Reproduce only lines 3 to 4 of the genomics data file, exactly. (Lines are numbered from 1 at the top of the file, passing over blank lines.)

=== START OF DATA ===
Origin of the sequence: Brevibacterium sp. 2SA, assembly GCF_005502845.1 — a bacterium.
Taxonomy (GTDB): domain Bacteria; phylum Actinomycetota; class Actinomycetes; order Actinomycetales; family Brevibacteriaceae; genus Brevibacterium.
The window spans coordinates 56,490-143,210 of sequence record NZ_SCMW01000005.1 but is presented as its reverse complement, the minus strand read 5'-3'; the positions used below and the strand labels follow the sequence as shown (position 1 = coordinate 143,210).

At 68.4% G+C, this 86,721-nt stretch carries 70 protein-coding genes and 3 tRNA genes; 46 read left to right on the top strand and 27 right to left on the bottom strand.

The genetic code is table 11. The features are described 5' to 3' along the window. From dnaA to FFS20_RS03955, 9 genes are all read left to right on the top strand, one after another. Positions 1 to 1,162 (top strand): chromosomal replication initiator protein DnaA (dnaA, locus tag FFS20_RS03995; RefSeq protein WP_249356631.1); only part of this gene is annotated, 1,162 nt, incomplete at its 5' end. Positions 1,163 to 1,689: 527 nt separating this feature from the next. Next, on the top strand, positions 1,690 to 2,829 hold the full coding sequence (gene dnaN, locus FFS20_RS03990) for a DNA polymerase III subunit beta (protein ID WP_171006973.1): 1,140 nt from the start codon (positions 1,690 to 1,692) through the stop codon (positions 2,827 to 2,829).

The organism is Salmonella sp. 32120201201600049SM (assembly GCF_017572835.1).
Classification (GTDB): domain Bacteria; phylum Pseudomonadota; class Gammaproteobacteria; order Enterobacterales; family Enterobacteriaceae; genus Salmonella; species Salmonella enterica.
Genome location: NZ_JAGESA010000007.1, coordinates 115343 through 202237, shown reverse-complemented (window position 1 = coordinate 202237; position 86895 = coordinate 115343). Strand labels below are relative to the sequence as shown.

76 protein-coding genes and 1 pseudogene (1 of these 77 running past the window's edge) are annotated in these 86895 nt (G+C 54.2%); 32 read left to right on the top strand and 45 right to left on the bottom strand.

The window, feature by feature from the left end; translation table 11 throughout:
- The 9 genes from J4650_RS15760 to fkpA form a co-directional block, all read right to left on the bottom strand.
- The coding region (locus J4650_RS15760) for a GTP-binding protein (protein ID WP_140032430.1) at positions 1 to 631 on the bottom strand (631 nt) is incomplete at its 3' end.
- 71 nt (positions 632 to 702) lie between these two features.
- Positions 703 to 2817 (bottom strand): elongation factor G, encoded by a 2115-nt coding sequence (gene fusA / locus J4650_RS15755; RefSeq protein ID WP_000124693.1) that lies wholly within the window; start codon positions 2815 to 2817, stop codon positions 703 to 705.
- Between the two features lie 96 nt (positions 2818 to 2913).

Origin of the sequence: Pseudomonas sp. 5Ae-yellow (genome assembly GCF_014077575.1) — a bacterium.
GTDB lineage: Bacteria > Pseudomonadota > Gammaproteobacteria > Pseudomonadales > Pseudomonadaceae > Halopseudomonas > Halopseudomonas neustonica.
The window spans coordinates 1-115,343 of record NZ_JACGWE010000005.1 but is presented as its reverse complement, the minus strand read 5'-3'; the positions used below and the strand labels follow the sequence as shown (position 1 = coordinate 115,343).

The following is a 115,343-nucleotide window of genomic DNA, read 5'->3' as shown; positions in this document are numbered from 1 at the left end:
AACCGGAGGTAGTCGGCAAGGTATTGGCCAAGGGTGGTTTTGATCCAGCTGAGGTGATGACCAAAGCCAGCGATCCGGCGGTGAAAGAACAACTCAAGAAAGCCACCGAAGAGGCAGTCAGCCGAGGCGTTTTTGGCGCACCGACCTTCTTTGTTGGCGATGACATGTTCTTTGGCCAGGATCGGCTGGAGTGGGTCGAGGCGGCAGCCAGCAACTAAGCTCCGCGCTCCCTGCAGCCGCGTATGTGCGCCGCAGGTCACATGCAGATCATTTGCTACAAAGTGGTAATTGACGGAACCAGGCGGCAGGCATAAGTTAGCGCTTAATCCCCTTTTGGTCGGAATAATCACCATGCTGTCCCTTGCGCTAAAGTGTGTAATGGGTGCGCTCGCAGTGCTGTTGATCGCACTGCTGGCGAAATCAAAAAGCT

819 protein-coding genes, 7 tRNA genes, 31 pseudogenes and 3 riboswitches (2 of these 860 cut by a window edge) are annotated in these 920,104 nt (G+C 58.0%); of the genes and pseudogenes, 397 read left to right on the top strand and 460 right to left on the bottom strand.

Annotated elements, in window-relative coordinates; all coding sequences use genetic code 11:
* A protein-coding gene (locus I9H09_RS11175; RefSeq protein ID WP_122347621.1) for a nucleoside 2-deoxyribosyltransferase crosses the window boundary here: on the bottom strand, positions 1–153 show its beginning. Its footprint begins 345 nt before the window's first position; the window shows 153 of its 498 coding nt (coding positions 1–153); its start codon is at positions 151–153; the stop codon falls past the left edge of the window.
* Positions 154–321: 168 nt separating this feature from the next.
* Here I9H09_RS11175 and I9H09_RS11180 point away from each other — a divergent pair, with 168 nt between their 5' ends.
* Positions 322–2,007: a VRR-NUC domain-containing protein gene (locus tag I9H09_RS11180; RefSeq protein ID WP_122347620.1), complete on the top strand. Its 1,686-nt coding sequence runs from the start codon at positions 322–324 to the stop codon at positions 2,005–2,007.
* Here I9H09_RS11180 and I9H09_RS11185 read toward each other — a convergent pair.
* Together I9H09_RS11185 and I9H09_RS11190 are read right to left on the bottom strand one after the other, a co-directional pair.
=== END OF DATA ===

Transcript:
The window spans coordinates 56,490-143,210 of sequence record NZ_SCMW01000005.1 but is presented as its reverse complement, the minus strand read 5'-3'; the positions used below and the strand labels follow the sequence as shown (position 1 = coordinate 143,210).

At 68.4% G+C, this 86,721-nt stretch carries 70 protein-coding genes and 3 tRNA genes; 46 read left to right on the top strand and 27 right to left on the bottom strand.